Alex J Smithson
Polishing teeth adds time and therefore cost to any dental procedure, it should thus be carefully considered whether this is a beneficial procedure or purely short-term cosmesis. It is important to understand that plaque is a soft biofilm and major causative factor of periodontal disease, whilst calculus is mineralised plaque (thus if plaque removal is effective calculus formation is prevented). Calculus does not cause periodontal disease but is a predisposing factor as it is a rough, plaque retentive material.
Fig 1: Plaque biofilm (red arrow) adhering to tooth surface and the honey-comb structure of calculus (yellow arrow).
Scaling, whether by hand, sonic or ultrasonic equipment, is used to remove calculus. Several aims are achieved:
- teeth are made fully visible to the operator for assessment
- areas of plaque trapping and stagnation are reduced
- the smooth enamel surface is easily cleaned, assisting homecare (tooth-brushing)
- the water spray irrigates the area, removing debris
- plaque biofilm disruption
However small particles of adherent calculus remain on the tooth surface, creating a more plaque-retentive surface than clean enamel.
Fig 2: Calculus particles on the tooth surface after ultrasonic scaling.
The aims of polishing are:
- Create a smooth tooth surface by removal of calculus fragments
- Mechanically disrupt the plaque biofilm
Thus, both scaling and polishing are methods of biofilm disruption; if no calculus is present polishing may be more appropriate. Biofilms require mechanical disruption for removal – their organised adherence sequence and matrix makes them highly resistant to other forms of removal and antimicrobials.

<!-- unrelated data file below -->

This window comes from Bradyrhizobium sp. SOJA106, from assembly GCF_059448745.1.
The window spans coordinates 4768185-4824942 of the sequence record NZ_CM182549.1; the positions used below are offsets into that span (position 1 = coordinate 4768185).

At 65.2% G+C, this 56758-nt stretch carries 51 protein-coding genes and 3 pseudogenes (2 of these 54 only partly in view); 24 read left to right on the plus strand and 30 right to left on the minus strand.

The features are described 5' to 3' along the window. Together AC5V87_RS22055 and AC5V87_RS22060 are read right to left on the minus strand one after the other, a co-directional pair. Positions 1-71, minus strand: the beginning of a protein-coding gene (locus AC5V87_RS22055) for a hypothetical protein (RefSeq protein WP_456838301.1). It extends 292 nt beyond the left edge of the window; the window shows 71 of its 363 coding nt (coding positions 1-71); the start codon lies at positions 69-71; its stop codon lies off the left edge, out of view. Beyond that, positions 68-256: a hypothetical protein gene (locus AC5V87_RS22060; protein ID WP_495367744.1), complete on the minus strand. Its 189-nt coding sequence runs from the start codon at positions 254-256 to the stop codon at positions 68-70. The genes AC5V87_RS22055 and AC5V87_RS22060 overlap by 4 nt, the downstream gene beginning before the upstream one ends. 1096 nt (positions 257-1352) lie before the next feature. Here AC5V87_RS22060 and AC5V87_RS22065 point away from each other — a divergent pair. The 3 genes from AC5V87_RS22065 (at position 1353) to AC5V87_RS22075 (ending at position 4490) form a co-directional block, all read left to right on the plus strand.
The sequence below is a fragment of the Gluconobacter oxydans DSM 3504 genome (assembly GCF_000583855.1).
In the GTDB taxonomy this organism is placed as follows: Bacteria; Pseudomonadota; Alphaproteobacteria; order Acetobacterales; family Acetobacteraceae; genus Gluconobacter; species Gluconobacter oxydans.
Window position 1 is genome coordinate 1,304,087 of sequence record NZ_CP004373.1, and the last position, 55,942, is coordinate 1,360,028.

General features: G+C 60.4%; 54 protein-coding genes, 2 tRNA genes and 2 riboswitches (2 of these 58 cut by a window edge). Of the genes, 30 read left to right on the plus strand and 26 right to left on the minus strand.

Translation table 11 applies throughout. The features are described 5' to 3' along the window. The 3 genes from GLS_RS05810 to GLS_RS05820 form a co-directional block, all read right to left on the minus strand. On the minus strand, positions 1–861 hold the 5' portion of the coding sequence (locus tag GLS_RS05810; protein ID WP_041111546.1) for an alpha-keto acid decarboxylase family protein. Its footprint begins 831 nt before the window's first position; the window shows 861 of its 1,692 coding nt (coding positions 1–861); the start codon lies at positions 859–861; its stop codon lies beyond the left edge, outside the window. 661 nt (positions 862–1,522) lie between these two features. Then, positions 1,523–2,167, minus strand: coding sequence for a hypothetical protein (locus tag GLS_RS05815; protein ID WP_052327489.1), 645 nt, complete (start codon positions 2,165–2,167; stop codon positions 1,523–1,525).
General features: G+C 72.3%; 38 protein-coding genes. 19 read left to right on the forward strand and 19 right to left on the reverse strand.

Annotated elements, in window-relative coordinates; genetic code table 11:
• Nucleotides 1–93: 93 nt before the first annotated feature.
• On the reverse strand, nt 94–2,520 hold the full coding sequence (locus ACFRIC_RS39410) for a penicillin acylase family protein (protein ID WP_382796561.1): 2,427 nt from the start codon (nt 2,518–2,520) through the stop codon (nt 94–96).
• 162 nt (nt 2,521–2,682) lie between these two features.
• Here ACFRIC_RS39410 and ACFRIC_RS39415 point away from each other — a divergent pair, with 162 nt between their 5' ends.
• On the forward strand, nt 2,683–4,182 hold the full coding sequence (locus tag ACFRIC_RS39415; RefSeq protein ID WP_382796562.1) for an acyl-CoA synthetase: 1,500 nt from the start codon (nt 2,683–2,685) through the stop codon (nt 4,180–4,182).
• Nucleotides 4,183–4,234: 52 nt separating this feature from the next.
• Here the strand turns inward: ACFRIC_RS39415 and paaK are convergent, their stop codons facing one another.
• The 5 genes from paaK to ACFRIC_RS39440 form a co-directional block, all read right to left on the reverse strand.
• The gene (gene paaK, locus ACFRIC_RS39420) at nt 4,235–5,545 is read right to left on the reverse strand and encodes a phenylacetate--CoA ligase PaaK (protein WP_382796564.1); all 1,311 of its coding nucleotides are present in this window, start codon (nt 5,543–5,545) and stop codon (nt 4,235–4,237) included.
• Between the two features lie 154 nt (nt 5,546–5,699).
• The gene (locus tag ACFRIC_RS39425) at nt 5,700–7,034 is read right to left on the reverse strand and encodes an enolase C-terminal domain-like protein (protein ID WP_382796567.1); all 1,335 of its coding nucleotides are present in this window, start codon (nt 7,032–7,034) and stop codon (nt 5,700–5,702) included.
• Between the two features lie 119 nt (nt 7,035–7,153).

Fig 3: Plaque biofilm adhering to tooth surface (SEM transverse sectional view)
Fig 4: Plaque biofilm adhering to tooth surface (SEM surface view)
Unfortunately scaling and polishing both pose potential risks:
- Scratching and roughening of the enamel surface (especially if the tip of the scaler used or coarse paste, and/or a stiff prophy cup).
- Thermal pulpitis where power instruments are used inappropriately and for too long.
Where a client is willing and able to brush their pet’s teeth polishing has a useful role in reducing plaque retention (via smoothing) and thus assisting homecare, oral hygiene and ultimately periodontal health. However if no homecare will be performed the potential risks inherent to polishing, in addition to time under GA to polish the teeth and its associated financial cost, would likely outweigh the possible benefits. It could be argued that where no calculus exists and an owner is willing to brush, they will disrupt the biofilm themselves once brushing at home. To achieve periodontal health plaque removal is required on a daily basis, without daily tooth-brushing following a scale and polish procedure benefit is transient and largely cosmetic.
Click image to open a PDF version of this article: